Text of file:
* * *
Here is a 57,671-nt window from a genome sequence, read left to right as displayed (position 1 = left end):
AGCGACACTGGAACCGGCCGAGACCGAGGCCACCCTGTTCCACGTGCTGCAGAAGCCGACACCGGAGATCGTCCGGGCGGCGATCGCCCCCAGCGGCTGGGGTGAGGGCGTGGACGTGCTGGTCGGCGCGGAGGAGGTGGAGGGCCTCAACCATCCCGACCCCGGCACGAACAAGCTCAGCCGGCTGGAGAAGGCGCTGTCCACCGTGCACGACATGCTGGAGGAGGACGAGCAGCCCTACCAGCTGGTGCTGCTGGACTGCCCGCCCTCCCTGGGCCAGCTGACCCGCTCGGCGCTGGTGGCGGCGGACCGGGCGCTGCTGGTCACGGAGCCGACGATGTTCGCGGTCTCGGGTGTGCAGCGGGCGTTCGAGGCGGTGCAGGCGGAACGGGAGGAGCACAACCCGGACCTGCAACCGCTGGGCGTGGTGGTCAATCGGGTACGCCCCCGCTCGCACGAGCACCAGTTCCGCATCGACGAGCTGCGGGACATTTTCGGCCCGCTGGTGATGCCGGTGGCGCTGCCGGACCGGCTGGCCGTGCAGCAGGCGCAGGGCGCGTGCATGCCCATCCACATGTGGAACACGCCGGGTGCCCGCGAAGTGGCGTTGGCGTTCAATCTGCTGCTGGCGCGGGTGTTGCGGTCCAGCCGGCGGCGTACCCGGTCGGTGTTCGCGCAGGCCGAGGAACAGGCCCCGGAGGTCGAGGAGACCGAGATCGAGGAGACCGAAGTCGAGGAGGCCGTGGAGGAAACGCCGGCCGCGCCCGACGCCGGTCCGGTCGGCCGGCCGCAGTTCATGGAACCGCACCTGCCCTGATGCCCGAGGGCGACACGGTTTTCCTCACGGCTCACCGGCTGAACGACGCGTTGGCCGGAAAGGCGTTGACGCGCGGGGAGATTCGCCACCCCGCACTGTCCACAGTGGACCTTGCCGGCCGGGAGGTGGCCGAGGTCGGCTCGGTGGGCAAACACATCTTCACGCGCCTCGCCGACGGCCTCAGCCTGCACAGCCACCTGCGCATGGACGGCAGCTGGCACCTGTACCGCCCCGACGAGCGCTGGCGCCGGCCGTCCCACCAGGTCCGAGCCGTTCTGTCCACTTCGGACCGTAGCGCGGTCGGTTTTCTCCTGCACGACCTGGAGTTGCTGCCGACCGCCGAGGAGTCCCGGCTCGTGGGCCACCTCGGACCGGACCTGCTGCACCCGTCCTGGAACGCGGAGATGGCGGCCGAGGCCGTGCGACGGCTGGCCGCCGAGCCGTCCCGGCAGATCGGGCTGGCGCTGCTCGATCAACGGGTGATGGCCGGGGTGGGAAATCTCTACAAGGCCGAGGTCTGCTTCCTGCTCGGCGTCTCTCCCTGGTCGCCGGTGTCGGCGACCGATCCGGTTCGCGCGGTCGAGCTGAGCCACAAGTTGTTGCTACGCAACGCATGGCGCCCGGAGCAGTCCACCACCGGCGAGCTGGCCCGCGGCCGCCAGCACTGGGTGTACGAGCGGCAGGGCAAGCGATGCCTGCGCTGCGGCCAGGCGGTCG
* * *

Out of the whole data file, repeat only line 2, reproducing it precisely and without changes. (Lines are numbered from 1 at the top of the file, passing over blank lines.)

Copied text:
AGCGACACTGGAACCGGCCGAGACCGAGGCCACCCTGTTCCACGTGCTGCAGAAGCCGACACCGGAGATCGTCCGGGCGGCGATCGCCCCCAGCGGCTGGGGTGAGGGCGTGGACGTGCTGGTCGGCGCGGAGGAGGTGGAGGGCCTCAACCATCCCGACCCCGGCACGAACAAGCTCAGCCGGCTGGAGAAGGCGCTGTCCACCGTGCACGACATGCTGGAGGAGGACGAGCAGCCCTACCAGCTGGTGCTGCTGGACTGCCCGCCCTCCCTGGGCCAGCTGACCCGCTCGGCGCTGGTGGCGGCGGACCGGGCGCTGCTGGTCACGGAGCCGACGATGTTCGCGGTCTCGGGTGTGCAGCGGGCGTTCGAGGCGGTGCAGGCGGAACGGGAGGAGCACAACCCGGACCTGCAACCGCTGGGCGTGGTGGTCAATCGGGTACGCCCCCGCTCGCACGAGCACCAGTTCCGCATCGACGAGCTGCGGGACATTTTCGGCCCGCTGGTGATGCCGGTGGCGCTGCCGGACCGGCTGGCCGTGCAGCAGGCGCAGGGCGCGTGCATGCCCATCCACATGTGGAACACGCCGGGTGCCCGCGAAGTGGCGTTGGCGTTCAATCTGCTGCTGGCGCGGGTGTTGCGGTCCAGCCGGCGGCGTACCCGGTCGGTGTTCGCGCAGGCCGAGGAACAGGCCCCGGAGGTCGAGGAGACCGAGATCGAGGAGACCGAAGTCGAGGAGGCCGTGGAGGAAACGCCGGCCGCGCCCGACGCCGGTCCGGTCGGCCGGCCGCAGTTCATGGAACCGCACCTGCCCTGATGCCCGAGGGCGACACGGTTTTCCTCACGGCTCACCGGCTGAACGACGCGTTGGCCGGAAAGGCGTTGACGCGCGGGGAGATTCGCCACCCCGCACTGTCCACAGTGGACCTTGCCGGCCGGGAGGTGGCCGAGGTCGGCTCGGTGGGCAAACACATCTTCACGCGCCTCGCCGACGGCCTCAGCCTGCACAGCCACCTGCGCATGGACGGCAGCTGGCACCTGTACCGCCCCGACGAGCGCTGGCGCCGGCCGTCCCACCAGGTCCGAGCCGTTCTGTCCACTTCGGACCGTAGCGCGGTCGGTTTTCTCCTGCACGACCTGGAGTTGCTGCCGACCGCCGAGGAGTCCCGGCTCGTGGGCCACCTCGGACCGGACCTGCTGCACCCGTCCTGGAACGCGGAGATGGCGGCCGAGGCCGTGCGACGGCTGGCCGCCGAGCCGTCCCGGCAGATCGGGCTGGCGCTGCTCGATCAACGGGTGATGGCCGGGGTGGGAAATCTCTACAAGGCCGAGGTCTGCTTCCTGCTCGGCGTCTCTCCCTGGTCGCCGGTGTCGGCGACCGATCCGGTTCGCGCGGTCGAGCTGAGCCACAAGTTGTTGCTACGCAACGCATGGCGCCCGGAGCAGTCCACCACCGGCGAGCTGGCCCGCGGCCGCCAGCACTGGGTGTACGAGCGGCAGGGCAAGCGATGCCTGCGCTGCGGCCAGGCGGTCG